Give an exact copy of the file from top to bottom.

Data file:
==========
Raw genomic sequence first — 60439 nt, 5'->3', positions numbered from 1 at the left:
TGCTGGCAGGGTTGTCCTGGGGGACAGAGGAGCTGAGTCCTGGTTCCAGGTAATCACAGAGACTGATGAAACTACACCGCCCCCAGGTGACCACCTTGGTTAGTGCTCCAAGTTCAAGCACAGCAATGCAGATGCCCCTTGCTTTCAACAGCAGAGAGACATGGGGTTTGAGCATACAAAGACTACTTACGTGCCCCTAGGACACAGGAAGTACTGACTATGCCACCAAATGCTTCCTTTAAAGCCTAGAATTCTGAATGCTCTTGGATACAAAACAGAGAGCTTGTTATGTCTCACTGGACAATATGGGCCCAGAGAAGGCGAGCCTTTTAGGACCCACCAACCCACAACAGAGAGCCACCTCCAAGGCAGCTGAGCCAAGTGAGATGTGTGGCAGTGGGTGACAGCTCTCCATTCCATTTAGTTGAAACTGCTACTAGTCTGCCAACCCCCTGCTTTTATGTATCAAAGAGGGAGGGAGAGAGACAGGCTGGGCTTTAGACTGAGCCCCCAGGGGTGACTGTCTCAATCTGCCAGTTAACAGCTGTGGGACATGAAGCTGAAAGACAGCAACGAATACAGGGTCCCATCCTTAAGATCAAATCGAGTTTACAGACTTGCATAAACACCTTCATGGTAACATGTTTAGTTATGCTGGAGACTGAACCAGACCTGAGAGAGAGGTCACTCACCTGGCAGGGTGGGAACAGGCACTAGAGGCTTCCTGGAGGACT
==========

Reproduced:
Raw genomic sequence first — 60439 nt, 5'->3', positions numbered from 1 at the left:
TGCTGGCAGGGTTGTCCTGGGGGACAGAGGAGCTGAGTCCTGGTTCCAGGTAATCACAGAGACTGATGAAACTACACCGCCCCCAGGTGACCACCTTGGTTAGTGCTCCAAGTTCAAGCACAGCAATGCAGATGCCCCTTGCTTTCAACAGCAGAGAGACATGGGGTTTGAGCATACAAAGACTACTTACGTGCCCCTAGGACACAGGAAGTACTGACTATGCCACCAAATGCTTCCTTTAAAGCCTAGAATTCTGAATGCTCTTGGATACAAAACAGAGAGCTTGTTATGTCTCACTGGACAATATGGGCCCAGAGAAGGCGAGCCTTTTAGGACCCACCAACCCACAACAGAGAGCCACCTCCAAGGCAGCTGAGCCAAGTGAGATGTGTGGCAGTGGGTGACAGCTCTCCATTCCATTTAGTTGAAACTGCTACTAGTCTGCCAACCCCCTGCTTTTATGTATCAAAGAGGGAGGGAGAGAGACAGGCTGGGCTTTAGACTGAGCCCCCAGGGGTGACTGTCTCAATCTGCCAGTTAACAGCTGTGGGACATGAAGCTGAAAGACAGCAACGAATACAGGGTCCCATCCTTAAGATCAAATCGAGTTTACAGACTTGCATAAACACCTTCATGGTAACATGTTTAGTTATGCTGGAGACTGAACCAGACCTGAGAGAGAGGTCACTCACCTGGCAGGGTGGGAACAGGCACTAGAGGCTTCCTGGAGGACT